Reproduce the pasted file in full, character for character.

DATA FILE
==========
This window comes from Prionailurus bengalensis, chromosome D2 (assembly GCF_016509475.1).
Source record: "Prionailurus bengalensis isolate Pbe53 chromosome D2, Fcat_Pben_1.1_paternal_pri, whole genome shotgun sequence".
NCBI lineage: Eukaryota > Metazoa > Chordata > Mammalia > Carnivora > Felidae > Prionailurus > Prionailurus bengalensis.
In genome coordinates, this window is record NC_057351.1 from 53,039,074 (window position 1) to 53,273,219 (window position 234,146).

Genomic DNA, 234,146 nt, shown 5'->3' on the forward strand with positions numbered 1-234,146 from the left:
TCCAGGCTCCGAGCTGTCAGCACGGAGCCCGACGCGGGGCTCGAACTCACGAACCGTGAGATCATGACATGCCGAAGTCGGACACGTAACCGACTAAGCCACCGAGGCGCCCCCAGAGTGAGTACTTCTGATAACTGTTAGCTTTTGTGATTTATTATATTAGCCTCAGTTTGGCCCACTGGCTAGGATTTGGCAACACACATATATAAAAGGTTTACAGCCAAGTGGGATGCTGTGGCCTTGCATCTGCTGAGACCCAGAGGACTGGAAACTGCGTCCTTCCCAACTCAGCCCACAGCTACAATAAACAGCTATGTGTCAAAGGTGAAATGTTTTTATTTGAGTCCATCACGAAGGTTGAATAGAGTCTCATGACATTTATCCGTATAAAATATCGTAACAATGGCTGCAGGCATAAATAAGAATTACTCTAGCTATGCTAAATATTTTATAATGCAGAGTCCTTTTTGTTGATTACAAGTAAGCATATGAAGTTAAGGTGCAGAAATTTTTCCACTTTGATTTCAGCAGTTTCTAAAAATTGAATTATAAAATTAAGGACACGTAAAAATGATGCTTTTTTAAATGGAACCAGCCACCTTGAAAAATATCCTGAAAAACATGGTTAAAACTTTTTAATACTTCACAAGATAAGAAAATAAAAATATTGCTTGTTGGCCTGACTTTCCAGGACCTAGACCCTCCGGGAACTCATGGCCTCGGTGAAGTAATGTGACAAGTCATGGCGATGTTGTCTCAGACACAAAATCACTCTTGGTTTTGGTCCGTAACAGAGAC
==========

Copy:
This window comes from Prionailurus bengalensis, chromosome D2 (assembly GCF_016509475.1).
Source record: "Prionailurus bengalensis isolate Pbe53 chromosome D2, Fcat_Pben_1.1_paternal_pri, whole genome shotgun sequence".
NCBI lineage: Eukaryota > Metazoa > Chordata > Mammalia > Carnivora > Felidae > Prionailurus > Prionailurus bengalensis.
In genome coordinates, this window is record NC_057351.1 from 53,039,074 (window position 1) to 53,273,219 (window position 234,146).

Genomic DNA, 234,146 nt, shown 5'->3' on the forward strand with positions numbered 1-234,146 from the left:
TCCAGGCTCCGAGCTGTCAGCACGGAGCCCGACGCGGGGCTCGAACTCACGAACCGTGAGATCATGACATGCCGAAGTCGGACACGTAACCGACTAAGCCACCGAGGCGCCCCCAGAGTGAGTACTTCTGATAACTGTTAGCTTTTGTGATTTATTATATTAGCCTCAGTTTGGCCCACTGGCTAGGATTTGGCAACACACATATATAAAAGGTTTACAGCCAAGTGGGATGCTGTGGCCTTGCATCTGCTGAGACCCAGAGGACTGGAAACTGCGTCCTTCCCAACTCAGCCCACAGCTACAATAAACAGCTATGTGTCAAAGGTGAAATGTTTTTATTTGAGTCCATCACGAAGGTTGAATAGAGTCTCATGACATTTATCCGTATAAAATATCGTAACAATGGCTGCAGGCATAAATAAGAATTACTCTAGCTATGCTAAATATTTTATAATGCAGAGTCCTTTTTGTTGATTACAAGTAAGCATATGAAGTTAAGGTGCAGAAATTTTTCCACTTTGATTTCAGCAGTTTCTAAAAATTGAATTATAAAATTAAGGACACGTAAAAATGATGCTTTTTTAAATGGAACCAGCCACCTTGAAAAATATCCTGAAAAACATGGTTAAAACTTTTTAATACTTCACAAGATAAGAAAATAAAAATATTGCTTGTTGGCCTGACTTTCCAGGACCTAGACCCTCCGGGAACTCATGGCCTCGGTGAAGTAATGTGACAAGTCATGGCGATGTTGTCTCAGACACAAAATCACTCTTGGTTTTGGTCCGTAACAGAGAC